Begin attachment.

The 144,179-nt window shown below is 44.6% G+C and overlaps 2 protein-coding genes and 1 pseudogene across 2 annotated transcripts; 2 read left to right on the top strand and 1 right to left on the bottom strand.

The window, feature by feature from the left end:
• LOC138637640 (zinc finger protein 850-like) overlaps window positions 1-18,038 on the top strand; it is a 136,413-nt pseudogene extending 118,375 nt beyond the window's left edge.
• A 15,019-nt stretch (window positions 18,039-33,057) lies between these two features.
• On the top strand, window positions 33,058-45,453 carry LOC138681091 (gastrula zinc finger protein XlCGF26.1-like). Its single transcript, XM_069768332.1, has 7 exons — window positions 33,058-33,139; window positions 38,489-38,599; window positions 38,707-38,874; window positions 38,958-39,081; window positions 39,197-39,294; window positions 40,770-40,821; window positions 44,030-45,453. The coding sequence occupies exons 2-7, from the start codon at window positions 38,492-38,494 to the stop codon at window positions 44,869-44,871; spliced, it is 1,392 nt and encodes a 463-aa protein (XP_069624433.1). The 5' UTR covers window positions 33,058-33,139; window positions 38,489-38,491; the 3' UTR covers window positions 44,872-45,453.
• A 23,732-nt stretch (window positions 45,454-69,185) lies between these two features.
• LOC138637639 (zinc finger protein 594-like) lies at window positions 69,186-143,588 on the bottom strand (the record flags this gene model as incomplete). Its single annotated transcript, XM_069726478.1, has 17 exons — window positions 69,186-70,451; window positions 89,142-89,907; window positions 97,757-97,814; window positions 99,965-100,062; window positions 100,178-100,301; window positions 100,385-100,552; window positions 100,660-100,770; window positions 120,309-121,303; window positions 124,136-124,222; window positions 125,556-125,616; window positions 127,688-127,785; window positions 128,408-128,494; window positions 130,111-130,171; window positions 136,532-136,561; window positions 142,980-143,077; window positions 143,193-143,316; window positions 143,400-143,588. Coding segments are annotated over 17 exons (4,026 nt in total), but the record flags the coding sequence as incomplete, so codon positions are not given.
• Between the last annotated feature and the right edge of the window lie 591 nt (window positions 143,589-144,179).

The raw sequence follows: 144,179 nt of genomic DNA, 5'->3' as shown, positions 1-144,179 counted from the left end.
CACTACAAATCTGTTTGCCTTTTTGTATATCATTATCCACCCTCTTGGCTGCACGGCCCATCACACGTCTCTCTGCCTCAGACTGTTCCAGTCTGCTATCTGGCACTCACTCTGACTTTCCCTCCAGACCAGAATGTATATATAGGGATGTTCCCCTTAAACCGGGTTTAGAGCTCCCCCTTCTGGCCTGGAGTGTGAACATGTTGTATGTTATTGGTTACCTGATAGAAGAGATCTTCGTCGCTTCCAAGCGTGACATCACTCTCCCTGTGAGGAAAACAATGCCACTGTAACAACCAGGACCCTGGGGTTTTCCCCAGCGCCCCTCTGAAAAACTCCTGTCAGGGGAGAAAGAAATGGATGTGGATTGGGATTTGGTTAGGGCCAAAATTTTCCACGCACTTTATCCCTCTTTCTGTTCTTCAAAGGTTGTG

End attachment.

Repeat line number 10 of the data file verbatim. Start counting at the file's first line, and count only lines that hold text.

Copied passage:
CACTACAAATCTGTTTGCCTTTTTGTATATCATTATCCACCCTCTTGGCTGCACGGCCCATCACACGTCTCTCTGCCTCAGACTGTTCCAGTCTGCTATCTGGCACTCACTCTGACTTTCCCTCCAGACCAGAATGTATATATAGGGATGTTCCCCTTAAACCGGGTTTAGAGCTCCCCCTTCTGGCCTGGAGTGTGAACATGTTGTATGTTATTGGTTACCTGATAGAAGAGATCTTCGTCGCTTCCAAGCGTGACATCACTCTCCCTGTGAGGAAAACAATGCCACTGTAACAACCAGGACCCTGGGGTTTTCCCCAGCGCCCCTCTGAAAAACTCCTGTCAGGGGAGAAAGAAATGGATGTGGATTGGGATTTGGTTAGGGCCAAAATTTTCCACGCACTTTATCCCTCTTTCTGTTCTTCAAAGGTTGTG